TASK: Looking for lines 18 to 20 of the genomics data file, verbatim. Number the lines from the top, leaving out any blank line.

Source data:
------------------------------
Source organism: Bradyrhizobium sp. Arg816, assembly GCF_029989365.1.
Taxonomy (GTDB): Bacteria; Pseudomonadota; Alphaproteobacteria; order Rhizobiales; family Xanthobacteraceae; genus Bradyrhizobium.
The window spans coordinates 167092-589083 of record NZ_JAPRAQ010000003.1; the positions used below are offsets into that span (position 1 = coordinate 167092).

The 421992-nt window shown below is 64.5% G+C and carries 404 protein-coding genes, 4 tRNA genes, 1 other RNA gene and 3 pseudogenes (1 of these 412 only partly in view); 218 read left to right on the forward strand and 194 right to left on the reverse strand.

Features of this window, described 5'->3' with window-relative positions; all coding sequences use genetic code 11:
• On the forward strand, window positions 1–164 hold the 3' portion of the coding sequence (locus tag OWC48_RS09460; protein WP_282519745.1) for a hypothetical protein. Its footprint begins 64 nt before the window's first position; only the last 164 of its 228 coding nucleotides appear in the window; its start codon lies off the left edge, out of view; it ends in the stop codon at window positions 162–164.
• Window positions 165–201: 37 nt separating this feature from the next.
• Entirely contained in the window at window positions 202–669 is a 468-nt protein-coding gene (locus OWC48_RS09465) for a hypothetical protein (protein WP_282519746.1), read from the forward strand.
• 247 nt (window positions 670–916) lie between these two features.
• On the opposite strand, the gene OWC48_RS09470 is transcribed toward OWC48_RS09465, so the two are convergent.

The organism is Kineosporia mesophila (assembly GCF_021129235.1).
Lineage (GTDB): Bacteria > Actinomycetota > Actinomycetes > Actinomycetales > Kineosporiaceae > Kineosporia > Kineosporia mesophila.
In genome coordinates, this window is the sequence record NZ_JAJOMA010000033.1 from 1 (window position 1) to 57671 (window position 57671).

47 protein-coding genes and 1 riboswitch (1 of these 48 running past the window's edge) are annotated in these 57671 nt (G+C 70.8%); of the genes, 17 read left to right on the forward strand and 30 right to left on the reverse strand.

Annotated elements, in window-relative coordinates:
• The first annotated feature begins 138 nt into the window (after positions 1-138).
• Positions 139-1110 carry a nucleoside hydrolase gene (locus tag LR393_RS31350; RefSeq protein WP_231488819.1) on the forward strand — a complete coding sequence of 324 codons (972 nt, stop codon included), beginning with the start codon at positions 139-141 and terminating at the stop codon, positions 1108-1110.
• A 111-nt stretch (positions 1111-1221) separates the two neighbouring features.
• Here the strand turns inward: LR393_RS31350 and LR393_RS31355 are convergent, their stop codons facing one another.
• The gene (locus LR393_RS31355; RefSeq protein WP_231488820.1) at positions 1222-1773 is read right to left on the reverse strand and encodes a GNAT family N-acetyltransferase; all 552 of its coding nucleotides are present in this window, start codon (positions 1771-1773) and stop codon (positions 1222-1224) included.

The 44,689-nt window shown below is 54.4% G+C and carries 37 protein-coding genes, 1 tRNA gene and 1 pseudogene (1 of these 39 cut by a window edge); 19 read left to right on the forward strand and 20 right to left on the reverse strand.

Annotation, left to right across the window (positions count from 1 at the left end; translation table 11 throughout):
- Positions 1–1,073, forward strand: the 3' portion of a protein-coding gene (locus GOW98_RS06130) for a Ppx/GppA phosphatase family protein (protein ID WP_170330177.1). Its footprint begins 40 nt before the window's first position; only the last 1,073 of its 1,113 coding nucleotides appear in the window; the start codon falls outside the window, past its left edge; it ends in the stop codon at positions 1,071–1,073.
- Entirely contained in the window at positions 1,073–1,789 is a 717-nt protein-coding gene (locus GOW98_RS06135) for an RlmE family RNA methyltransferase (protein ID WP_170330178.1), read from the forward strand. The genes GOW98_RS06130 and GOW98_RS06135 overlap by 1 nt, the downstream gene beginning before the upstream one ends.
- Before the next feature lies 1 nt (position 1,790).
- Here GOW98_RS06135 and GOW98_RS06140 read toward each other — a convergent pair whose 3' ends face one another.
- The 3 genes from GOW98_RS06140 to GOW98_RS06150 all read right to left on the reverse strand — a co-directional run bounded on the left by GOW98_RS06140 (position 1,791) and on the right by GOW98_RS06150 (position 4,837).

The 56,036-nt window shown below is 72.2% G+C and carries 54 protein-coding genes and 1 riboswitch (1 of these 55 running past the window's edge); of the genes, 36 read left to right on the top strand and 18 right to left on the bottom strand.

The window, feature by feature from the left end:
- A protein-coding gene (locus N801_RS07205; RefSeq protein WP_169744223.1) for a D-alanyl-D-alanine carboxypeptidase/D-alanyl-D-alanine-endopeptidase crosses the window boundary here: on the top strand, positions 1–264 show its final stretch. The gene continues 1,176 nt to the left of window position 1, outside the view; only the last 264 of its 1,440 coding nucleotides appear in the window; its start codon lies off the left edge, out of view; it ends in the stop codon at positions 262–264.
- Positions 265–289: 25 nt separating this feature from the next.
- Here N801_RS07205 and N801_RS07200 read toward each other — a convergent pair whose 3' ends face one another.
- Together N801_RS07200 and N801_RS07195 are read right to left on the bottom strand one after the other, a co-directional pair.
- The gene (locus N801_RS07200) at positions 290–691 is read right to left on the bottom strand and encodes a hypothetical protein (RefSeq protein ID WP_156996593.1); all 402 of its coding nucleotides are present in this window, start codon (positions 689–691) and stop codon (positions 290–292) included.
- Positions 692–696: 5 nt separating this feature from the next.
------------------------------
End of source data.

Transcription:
• A 111-nt stretch (positions 1111-1221) separates the two neighbouring features.
• Here the strand turns inward: LR393_RS31350 and LR393_RS31355 are convergent, their stop codons facing one another.
• The gene (locus LR393_RS31355; RefSeq protein WP_231488820.1) at positions 1222-1773 is read right to left on the reverse strand and encodes a GNAT family N-acetyltransferase; all 552 of its coding nucleotides are present in this window, start codon (positions 1771-1773) and stop codon (positions 1222-1224) included.